We tasted through a full line up of Ceja wines which included a Sauvignon Blanc, Chardonnay, Pinot Noir, Merlot, Syrah, Red Vino De Casa and Cabernet.  Before we could depart, Pedro walked in from outdoors where he’d been surveying the progress of the new winery construction, initiating another round of tasting!  Amelia brought out an assortment of nuts and fresh persimmons from her garden to pair with the famous “Dulce Beso” late harvest dessert wine, and a red dessert wine similar to a port. A Cabernet infused chocolate sauce was a special treat that paired sinfully with the Ceja Cabernet.  Reminiscing and bantering like family, a story came up from my own wedding in which I’d asked my father to saber champagne at the reception. At that, Amelia declared we’d need to open a bottle of the Cejas very own late disgorged sparkling wine! It was the perfect festive finish to my father’s birthday tasting - a gem of a winery not to be missed and an experience not to be rushed.

Tasting Notes (from Ceja):

2012 Sonoma Coast Sauvignon Blanc: $22 per bottle
Aromas of lemon-lime and citrus give way to grapefruit. The palate showcases bright mineral flavors layered with vanilla.

2012 Napa Carneros Chardonnay: $36 per bottle
Aromas of lively citrus, green apple, plump pear and honeysuckle. The palate is fresh, crisp and tangy. Extended sur lie aging provides rich and creamy qualities.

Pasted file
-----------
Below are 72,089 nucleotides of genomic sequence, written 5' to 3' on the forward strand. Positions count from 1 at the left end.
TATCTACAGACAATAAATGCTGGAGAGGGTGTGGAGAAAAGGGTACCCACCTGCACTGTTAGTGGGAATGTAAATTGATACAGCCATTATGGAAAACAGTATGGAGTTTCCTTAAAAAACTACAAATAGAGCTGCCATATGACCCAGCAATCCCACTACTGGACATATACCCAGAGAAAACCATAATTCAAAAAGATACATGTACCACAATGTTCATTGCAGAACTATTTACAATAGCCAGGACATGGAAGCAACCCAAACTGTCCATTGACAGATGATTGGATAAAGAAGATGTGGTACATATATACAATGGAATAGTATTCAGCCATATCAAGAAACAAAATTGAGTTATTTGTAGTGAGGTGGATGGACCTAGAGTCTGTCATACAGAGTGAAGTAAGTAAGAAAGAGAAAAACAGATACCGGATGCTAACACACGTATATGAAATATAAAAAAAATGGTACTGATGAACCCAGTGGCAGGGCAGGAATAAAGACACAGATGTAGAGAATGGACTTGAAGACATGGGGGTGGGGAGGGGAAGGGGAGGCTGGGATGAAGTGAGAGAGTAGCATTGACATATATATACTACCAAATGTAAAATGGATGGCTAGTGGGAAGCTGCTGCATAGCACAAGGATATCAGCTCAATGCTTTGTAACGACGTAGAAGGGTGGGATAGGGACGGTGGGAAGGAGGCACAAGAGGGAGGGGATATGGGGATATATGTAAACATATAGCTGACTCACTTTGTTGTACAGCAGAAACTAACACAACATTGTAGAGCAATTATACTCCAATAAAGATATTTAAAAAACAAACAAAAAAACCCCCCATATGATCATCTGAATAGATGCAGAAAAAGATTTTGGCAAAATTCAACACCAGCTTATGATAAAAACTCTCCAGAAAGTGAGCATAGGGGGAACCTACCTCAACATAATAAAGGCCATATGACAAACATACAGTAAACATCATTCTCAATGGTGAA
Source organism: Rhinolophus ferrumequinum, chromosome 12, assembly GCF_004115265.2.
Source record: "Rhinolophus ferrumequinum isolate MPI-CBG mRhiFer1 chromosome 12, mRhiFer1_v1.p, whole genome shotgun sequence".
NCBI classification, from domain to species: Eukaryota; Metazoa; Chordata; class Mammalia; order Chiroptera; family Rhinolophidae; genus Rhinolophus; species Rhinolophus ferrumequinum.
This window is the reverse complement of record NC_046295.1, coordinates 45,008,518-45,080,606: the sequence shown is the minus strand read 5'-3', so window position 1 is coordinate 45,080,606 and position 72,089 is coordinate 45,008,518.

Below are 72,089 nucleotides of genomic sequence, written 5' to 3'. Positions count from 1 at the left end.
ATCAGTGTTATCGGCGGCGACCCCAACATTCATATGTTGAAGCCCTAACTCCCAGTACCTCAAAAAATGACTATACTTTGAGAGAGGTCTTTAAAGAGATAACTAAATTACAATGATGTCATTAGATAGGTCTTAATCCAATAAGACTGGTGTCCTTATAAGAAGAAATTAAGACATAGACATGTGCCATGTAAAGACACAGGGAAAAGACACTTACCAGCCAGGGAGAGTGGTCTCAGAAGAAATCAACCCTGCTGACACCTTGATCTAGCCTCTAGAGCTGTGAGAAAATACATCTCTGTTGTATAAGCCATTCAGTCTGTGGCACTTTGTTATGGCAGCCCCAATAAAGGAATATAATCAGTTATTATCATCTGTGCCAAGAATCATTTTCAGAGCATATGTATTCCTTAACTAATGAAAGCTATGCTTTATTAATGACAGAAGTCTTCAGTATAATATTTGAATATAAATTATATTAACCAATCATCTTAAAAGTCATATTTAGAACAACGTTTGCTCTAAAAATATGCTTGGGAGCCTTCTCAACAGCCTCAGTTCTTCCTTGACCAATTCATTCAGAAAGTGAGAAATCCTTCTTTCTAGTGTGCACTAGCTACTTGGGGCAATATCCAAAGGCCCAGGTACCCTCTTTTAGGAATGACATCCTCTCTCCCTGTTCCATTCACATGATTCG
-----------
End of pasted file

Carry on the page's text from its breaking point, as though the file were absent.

2010 Carneros Pinot Noir: $42 per bottle
The aromas are fresh and floral with red plum, black cherry blossoms and hibiscus scents. The palate showcases a savory medley of Jamaica tea, dried berry, herb and spice flavors. This is a bright, crisp and balanced Pinot Noir with soft tannins and layers of textures.

2009 Sonoma Coast Pinot Noir: $50 per bottle
Aromas of wild berry, pretty plum, cola and earthy raspberry. The palate is smooth and richly flavored with a mix of savory dark berry, blackberry, mineral and sage flavors.

2009 Cabernet Sauvignon: $50 per bottle
Aromas of black cherry, dark chocolate, wild berry, plum and spicy anise. This is a classic Napa Valley Cabernet showcasing depth and well-structured tannins.

20010 Sonoma Carneros Merlot: $38 per bottle
Aromas of raspberries, chocolate spice, red currant and black fruit. The soft and supple tannins complement the long extended flavors.

1999 Dulce Amor Red Dessert Wine: $75 per bottle
A powerful yet silky wine, full of dark tannins, ripe fruit and rich texture. The palate showcases dried fruit characteristics of fig and raisin plus caramel and toffee.

2008 Napa Valley Dulce Beso: $40 per bottle
This wine has richness with an opulent concentration of white peach, vanilla, tropical essences and citrus accents.